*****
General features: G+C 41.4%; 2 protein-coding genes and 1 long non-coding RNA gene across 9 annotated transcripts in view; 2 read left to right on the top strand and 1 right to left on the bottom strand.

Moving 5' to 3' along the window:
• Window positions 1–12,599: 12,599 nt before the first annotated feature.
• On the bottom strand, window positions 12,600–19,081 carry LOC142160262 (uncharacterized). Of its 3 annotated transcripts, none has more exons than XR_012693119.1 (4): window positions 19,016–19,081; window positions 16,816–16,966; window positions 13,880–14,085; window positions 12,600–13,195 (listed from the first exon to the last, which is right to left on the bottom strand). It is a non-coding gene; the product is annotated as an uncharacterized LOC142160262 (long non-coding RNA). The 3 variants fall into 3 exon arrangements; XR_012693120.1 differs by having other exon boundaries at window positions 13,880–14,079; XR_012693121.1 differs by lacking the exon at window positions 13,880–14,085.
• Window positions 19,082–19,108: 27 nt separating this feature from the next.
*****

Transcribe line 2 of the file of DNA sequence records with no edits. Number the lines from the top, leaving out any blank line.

Moving 5' to 3' along the window: